Ants don't have traffic jams. Humans on the other hand aren't smart enough to avoid them. Riding that guy's bumper isn't going to save you more than a few seconds, at most, but g

          • by anegg ( 1390659 )

            Hmmm. Rather than having everyone switch over to self-driving cars, perhaps what would work here is to have all cars equipped with a collision avoidance/following distance maintenance system with haptic feedback. The technology for maintaining following distances exists, although it is not usually tied to the accelerator with haptic feedback.

            The idea is that your car's accelerator would behave normally until your car got within a speed-determined distance from the vehicle in front of you. At that point

            • An interesting idea, except you don't want to maintain a fixed following distance - that's what creates the conditions for pressure waves to exist. You want to dynamically adjust following distance based on how much space you have behind you as well. If there's a bunch of empty space behind you - slow down and spread out - then the person in front of you now has more space behind them, and should do the same thing, etc,etc,etc. Likewise, if there's a bunch of empty space in front of you, and traffic behi

  • Macroscopic concept? (Score:5, Interesting)

    by Anonymous Coward on Thursday May 17, 2018 @07:04AM (#56625754)

    Could someone please explain this? I always thought pressure was a more macroscopic concept, related to the force exerted by (many) bouncing particles on a wall, or similar. What is the meaning of pressure within a proton? And what is its meaning? Like density or "edges", I would think macroscopic concepts are no longer valid in that realm.

    • by CustomSolvers2 ( 4118921 ) on Thursday May 17, 2018 @07:26AM (#56625830) Homepage

      pressure was a more macroscopic concept

      Pressure is force per unit of area and is relevant in any context where an area exists. No matter how small quarks are, they are 3D objects and forces applied on them can be modelled via pressure.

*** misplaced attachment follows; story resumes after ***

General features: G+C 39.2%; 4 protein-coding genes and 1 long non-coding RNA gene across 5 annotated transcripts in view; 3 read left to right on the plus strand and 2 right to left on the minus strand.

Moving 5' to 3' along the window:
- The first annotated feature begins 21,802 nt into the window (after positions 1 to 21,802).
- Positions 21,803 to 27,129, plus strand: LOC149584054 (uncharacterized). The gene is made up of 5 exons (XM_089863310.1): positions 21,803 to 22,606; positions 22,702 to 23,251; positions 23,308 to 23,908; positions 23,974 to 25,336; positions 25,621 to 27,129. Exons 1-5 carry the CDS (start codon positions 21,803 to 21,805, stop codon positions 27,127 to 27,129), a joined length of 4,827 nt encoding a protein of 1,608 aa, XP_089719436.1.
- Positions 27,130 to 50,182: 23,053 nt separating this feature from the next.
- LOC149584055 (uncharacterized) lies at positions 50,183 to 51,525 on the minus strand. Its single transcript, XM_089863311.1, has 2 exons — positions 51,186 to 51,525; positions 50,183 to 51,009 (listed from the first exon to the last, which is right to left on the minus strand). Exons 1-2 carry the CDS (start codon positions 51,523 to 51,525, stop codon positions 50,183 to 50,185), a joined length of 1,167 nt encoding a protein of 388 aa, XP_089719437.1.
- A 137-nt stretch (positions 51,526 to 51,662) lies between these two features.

Like density or "edges"

      Same than before: size doesn't matter for any of this. See the proton as an sphere and the elements inside it having certain distribution.

    • You might be right if a proton was merely three quarks. But it turns out that this is not the case: protons are sort of a cloud of quarks, anti-quarks, and gluons. The "three quarks" are known as the valence quarks (they're the only ones that aren't paired with anti-quarks), but only make up a small fraction of the total mass (without looking it up, I think it's something like 5-10%). Nearly all of the rest of the energy is made up a dynamic swarm of particles. The sheer number of particles inside a pro

    • Pressure is force per unit area (as so many have pointed out). In a static(ish) system a force in one direction must be balanced by one opposing it. If youâ(TM)ve got a jar of air, the walls of the jar feel pressure from the air molecules hitting them, and oppose that pressure with forces generated from the electromagnetic force holding the glass molecules together.

      Protons must also experience balanced forces, or they would collapse or explode. The inward force is probably mostly the strong force. The

  • So is it pressure (something pushing them together, like it says) or attraction (something pulling them together)? Or something else completely different because they're quarks?
  • by Anonymous Coward

    "Wow, another day stuck in this darned nucleus, wondering if today will be the day we fall apart, not knowing what element I'll be part of next. Always worrying about whether the electrons out there really care about me or not. And what am I going to do if something takes an electron away from me--I mean us. I'll feel so empty. Yet there's this continuous pressure to perform, to keep it together. Keep hanging on, keep hanging on..."

  • I always knew I was under constant pressure, but this is ridiculous.

  • > which is about 10 times greater than the pressure in the heart of a neutron star

    Superman should upgrade his Fortress of Solitude key to embarrass the Hulk even more.

  • So, it's common for protons to resist pressure greatly higher than that found in a neutron star's core. Doesn't 10x greater than a neutron star's core - how big of a neutron star? - reach into the realm of gravity high enough to trap light? Doesn't this mean that some objects we perceive as black holes aren't singularities on the inside, but that the same force that keeps protons from collapsing into singularities will work for a star? Hence, they'd be quark stars *and* they'd appear like black holes fro

  • Neutron stars are, it turns out, pussies. Every one of my protons says so.

    This begs the question though, what kind of pressure exists within a neutron, and is that pressure higher with the weight of a neutron star sitting on top of it?

    For all the bravado I've just exhibited over the relative pressure inside my protons compared to that within a neutron star, I probably would not want to get into a fight with one though.

Things equal to nothing else are equal to each other.

Working...